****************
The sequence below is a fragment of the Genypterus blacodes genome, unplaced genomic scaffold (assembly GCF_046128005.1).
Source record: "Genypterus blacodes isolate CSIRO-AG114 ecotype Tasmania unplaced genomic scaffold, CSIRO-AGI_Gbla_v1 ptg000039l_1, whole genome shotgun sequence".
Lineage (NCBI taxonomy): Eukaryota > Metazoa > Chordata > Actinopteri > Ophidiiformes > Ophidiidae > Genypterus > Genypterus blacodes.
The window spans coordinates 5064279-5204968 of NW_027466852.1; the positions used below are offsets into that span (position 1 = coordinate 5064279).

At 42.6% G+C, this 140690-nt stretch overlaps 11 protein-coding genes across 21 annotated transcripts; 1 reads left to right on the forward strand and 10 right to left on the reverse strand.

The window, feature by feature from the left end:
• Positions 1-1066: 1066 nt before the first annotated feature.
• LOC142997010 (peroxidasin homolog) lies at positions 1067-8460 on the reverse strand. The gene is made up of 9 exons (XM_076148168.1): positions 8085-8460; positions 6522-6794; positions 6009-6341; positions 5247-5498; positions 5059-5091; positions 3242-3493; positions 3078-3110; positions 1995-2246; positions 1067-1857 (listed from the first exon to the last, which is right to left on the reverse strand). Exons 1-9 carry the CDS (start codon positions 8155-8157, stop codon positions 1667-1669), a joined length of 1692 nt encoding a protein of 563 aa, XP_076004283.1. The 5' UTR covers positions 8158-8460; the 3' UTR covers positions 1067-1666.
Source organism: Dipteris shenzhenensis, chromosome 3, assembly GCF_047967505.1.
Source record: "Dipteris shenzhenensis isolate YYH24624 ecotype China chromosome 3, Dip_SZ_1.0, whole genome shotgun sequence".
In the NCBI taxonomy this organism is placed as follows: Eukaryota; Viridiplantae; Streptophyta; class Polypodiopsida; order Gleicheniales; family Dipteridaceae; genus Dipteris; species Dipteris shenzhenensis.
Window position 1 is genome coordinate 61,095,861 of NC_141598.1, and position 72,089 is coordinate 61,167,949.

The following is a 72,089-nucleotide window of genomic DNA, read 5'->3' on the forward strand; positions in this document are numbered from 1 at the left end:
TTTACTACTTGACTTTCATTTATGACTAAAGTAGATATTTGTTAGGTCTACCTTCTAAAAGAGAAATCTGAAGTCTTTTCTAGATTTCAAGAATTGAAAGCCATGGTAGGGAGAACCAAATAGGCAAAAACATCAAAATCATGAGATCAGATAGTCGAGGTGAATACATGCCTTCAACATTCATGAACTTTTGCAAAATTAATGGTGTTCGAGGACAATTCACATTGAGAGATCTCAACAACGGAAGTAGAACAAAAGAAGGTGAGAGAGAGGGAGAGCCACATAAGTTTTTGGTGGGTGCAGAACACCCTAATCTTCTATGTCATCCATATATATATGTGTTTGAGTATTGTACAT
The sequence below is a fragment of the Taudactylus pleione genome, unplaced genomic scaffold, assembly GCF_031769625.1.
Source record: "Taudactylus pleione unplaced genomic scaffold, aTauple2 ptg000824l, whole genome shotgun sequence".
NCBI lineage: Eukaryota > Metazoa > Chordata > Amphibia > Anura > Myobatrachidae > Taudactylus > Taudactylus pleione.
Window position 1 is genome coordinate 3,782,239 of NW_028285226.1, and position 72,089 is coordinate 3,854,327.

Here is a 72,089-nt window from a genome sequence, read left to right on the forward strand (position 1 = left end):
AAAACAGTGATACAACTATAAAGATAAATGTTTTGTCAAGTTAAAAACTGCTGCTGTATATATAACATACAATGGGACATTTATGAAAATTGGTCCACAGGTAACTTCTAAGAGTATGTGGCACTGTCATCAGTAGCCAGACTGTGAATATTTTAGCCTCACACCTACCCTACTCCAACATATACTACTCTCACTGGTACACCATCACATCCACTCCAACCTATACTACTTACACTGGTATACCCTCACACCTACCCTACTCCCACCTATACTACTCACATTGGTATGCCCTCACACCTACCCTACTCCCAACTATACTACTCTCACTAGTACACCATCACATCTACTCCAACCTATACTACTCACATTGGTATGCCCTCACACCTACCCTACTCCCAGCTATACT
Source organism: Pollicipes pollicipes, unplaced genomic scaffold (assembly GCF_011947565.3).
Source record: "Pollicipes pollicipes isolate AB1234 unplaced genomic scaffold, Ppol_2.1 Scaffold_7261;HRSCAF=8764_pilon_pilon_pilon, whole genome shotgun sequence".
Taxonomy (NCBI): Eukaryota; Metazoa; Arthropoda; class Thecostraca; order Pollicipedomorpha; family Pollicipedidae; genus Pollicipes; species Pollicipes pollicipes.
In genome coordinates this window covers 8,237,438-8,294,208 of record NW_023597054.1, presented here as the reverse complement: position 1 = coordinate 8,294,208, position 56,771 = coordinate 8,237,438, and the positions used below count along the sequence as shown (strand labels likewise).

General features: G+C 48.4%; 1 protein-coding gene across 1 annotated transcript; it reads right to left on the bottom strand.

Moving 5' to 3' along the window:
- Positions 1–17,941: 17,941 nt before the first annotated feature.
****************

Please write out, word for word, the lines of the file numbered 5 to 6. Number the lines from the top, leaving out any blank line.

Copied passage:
At 42.6% G+C, this 140690-nt stretch overlaps 11 protein-coding genes across 21 annotated transcripts; 1 reads left to right on the forward strand and 10 right to left on the reverse strand.

The window, feature by feature from the left end: